Jay-Z: da Maestro of Branding


Jay-Z performs at the Meadows Music And Arts Festival in New York
Jay-Z performs onstage during day one of the Meadows Music And Arts Festival at Citi Field on Sept. 15, 2017, in New York City. (Nicholas Hunt/Getty Images)

What else is there to say about Mr. Shawn Corey Carter, aka Jiggaman, aka HOVA, Young Hov, Iceberg slim, Jigga. I mean honestly, take a second to think about it (*cue Jeopardy theme music) — what more needs to be said about to Jay-Z's legacy?! The man has more accolades than he can count: he is the husband of Queen Bey, the father of Blue Ivy and twins Rumi and Sir, the former partial owner of the Brooklyn Nets (which, by the way, he helped move to Brooklyn; sorry, Jersey), he is the CEO and founder of Roc Nation, founder of Tidal, and the first rapper EVER to be inducted into the Songwriters Hall of Fame.

This list could go on and on, and frankly, he's not slowing down anytime soon. While Jigga has done so much for the culture, perhaps his most undervalued accomplishment is his successful marketing and branding, while also orchestrating a pipeline between big-time advertising and marketing companies and the most popular genre in the U.S. and the world, Hip-Hop. Think about all the sponsors your favorite artist has right now; none of that would happen without Hov. Before him, it was Run DMC, but HOV took branding to a whole 'nother stratosphere.

Jay-Z was always a smooth spitta, who stood out from other artists for his innate freestyling talent and an unparalleled cool he exuberated onto any track. In the early '90s, when HOV was hustling in the streets as well as in the studio — grinding to become the man that he has become — Jay-Z quickly grasped the power that an artist wields on the crowd. He understood the untapped buying potential of his fans. This showed in the transformation of his image as he grew into a household name.

DJ Clark, who produced several songs off Hov's debut album, Reasonable Doubt, joins Rap Radar's Brian "B.dot" Miller to discuss Jay-Z and how he became the branding legend that he is today:

Basically, DJ Clark says he's "not surprised" about Jay-Z's success in branding because hustling is in his genes, he's a "super hustler."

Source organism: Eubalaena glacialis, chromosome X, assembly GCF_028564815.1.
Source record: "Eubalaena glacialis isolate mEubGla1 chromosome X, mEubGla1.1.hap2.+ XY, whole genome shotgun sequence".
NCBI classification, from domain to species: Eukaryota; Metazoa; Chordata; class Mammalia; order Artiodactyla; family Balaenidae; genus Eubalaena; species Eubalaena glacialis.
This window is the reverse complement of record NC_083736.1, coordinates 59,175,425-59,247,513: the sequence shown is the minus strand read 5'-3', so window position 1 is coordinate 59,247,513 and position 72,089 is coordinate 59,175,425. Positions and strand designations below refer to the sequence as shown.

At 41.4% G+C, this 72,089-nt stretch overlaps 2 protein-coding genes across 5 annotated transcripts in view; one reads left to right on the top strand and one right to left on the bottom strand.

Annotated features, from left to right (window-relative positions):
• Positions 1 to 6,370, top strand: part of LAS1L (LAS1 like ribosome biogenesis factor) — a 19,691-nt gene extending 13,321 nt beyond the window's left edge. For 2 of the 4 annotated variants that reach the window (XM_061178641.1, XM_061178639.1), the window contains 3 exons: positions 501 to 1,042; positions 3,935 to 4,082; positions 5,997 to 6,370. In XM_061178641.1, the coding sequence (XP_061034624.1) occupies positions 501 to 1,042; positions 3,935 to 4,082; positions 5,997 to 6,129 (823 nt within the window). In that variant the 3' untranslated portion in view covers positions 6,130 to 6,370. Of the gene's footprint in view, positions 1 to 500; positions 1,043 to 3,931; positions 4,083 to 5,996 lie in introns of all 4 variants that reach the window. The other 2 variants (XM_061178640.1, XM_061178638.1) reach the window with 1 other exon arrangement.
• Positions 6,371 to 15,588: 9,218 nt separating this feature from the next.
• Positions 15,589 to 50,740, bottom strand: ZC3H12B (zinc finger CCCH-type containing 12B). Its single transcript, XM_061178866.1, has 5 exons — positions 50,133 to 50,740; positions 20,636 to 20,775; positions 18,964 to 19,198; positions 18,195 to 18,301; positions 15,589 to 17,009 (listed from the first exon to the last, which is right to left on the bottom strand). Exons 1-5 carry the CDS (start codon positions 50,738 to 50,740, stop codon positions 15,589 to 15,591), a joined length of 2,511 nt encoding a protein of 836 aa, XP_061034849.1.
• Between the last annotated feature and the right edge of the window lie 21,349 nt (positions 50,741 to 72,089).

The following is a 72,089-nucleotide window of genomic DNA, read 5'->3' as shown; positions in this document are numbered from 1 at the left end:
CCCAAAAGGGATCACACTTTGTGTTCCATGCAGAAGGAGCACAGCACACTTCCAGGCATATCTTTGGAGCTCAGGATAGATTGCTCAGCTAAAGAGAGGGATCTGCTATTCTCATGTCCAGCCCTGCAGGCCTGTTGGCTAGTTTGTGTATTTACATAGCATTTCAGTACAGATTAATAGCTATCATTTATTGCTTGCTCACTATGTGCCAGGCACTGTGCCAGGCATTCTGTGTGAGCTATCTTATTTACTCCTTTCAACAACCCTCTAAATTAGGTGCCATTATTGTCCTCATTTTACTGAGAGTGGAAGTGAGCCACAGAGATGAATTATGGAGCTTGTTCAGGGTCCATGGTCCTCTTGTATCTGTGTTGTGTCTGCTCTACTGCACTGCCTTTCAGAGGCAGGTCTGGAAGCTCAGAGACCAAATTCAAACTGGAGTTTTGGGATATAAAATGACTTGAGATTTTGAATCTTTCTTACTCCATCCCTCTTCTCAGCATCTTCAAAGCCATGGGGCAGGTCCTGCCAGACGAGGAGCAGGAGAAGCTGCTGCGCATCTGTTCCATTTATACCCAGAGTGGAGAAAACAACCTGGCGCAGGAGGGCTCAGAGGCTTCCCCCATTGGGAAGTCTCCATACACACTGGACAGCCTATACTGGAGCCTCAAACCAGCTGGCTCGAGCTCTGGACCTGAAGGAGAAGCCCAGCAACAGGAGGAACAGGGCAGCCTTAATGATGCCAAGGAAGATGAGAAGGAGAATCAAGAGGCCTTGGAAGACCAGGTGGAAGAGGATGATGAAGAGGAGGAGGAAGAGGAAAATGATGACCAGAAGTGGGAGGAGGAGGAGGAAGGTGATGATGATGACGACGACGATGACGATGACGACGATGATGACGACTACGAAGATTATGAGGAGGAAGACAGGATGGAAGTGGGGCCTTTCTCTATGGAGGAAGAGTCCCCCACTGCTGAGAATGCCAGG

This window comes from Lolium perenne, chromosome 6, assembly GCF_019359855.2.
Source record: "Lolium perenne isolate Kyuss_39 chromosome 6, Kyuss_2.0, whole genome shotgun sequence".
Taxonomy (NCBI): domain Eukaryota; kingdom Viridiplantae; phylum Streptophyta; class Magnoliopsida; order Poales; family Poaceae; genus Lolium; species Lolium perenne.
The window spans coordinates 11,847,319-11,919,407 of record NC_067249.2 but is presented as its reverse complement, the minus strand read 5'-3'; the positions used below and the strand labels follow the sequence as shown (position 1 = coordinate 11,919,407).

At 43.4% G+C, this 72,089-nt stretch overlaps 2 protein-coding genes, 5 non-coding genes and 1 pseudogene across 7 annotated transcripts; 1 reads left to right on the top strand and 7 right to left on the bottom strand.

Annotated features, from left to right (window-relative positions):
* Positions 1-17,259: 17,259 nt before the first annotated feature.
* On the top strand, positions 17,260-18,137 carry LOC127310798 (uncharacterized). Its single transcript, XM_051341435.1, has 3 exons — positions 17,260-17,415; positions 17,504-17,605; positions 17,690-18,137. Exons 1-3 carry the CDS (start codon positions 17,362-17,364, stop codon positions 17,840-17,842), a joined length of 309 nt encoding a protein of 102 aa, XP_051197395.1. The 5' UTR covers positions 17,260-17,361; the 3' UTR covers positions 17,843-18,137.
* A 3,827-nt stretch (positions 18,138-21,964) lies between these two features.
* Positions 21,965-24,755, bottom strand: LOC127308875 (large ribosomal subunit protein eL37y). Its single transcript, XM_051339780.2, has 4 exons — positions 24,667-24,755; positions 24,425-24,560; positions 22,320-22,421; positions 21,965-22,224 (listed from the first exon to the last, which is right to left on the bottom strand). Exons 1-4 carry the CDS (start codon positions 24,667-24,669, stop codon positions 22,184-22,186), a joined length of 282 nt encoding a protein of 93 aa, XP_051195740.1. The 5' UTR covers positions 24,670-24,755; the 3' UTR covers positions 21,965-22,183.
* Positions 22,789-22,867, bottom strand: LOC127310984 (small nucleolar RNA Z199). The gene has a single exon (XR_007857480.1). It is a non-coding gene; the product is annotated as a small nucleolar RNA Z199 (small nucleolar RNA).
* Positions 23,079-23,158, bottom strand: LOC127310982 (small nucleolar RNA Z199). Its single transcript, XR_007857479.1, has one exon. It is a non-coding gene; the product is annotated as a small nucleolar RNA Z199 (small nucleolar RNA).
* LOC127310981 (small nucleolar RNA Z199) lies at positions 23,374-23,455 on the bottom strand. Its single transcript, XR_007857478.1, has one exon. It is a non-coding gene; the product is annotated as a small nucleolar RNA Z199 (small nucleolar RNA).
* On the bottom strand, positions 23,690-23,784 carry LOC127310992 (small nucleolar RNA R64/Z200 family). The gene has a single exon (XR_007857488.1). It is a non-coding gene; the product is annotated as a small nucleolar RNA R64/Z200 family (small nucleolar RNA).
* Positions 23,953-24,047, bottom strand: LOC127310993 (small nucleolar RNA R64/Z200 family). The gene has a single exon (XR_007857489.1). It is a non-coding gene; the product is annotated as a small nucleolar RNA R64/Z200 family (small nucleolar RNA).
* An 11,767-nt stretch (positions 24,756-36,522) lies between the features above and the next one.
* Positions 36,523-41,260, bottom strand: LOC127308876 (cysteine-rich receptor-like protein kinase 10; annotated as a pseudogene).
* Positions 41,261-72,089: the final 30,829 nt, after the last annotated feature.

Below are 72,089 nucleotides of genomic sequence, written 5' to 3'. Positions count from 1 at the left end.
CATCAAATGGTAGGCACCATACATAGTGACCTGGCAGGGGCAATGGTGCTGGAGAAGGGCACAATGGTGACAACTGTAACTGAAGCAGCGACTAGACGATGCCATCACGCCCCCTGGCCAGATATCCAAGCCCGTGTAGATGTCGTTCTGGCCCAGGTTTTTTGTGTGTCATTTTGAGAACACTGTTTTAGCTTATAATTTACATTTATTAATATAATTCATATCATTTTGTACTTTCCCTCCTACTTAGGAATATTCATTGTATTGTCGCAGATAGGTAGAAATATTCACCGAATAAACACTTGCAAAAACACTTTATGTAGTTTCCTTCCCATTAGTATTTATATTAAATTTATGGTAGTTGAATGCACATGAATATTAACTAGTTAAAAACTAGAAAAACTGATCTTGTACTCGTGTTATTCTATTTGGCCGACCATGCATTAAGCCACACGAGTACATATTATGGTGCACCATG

When HOV wore a gold necklace, you wanted to wear a gold necklace. When he wore the fresh Adidas sneakers (in the '90s, Adidas was the No. 1 shoe company at the time), you wanted to rock the latest sneakers. When Jigga rapped about Rolex watches and driving all-black Mercedes Benzes, you started saving money in your piggy bank, because you wanted to live that lifestyle. Jay-Z was cool, and cool was Jay-Z.

Jay-Z was a barbershop's dream come true: when Hov rapped about having a fresh fade and looking clean, best believe men and boys alike were running to their barber to get that fresh lineup — that was the power of Jiggaman. He just knew how to get people to buy into things they never knew they needed and probably didn't need at all. If you don't believe me, ask any old head (older Hip-Hop listener) about growing up as a Jay-Z fan and they'll tell you some wild story about how they saved up money just to replicate Jay-Z's swagger.

Hov had the juice and he still does. His swagger is untouchable. Look no further than his last album, 4:44, to confirm that. But it's not just his branding at his shows, or the couple of lines he spits on his tracks, it's also his media appearances; more specifically, how selective he is about making an appearance. Jay-Z is the maestro of branding, so if he makes an appearance, it is strategic — there's something to gain from it.

Bus in NYC with advertisement for Jay-Z's latest album
A New York City bus with an advertisement for Jay-Z's latest album "4:44" turns a corner in midtown Manhattan. (Timothy A. Clary/AFP/Getty Images)

On Saturday, Sept. 30, Jay-Z will be performing on Saturday Night Live for the first time in seven years. Considering he has performed on SNL several times before, there's something to be said about his absence. Take this into consideration: Jay-Z appears in the A&E documentary, Biggie: The Life of Notorious B.I.G., which aired September 4, and he's about to embark on his North American Tour, which debuts in Anaheim, Calif., on October 27. Keep in mind that Jay-Z, low-key, has always been vocal about racism, and on 4:44, he raps at length about the harm that systemic racism has on black people in America. In other words, there's a lot to gain by performing on one of the longest-running comedy shows in the industry.

Food for thought: Jay-Z was the NFL's first choice to headline at the Super Bowl this year in Minnesota (remember Beyoncé performed at it two years ago), but the maestro of branding declined. Performing at the Super Bowl is one of the highest achievements for an artist, and Hov, despite all his accolades, has never performed at the Super Bowl. Why decline the Super Bowl when there is seemingly so much to gain?

Think that through and get back to me on Twitter @JefeThaNomad. A li'l hint if you need it: It's all in the brand.

Jeffrey Bissoy-Mattis is a researcher at APM Reports. He's a Twin Cities native by way of Yaoundé, Cameroon. When he's not in the zone researching, you can find him binge-watching Master of None, perfecting Spanish, or working on his podcast, Maintainin', which debuts this summer. Follow him on Twitter @JefeThaNomad.


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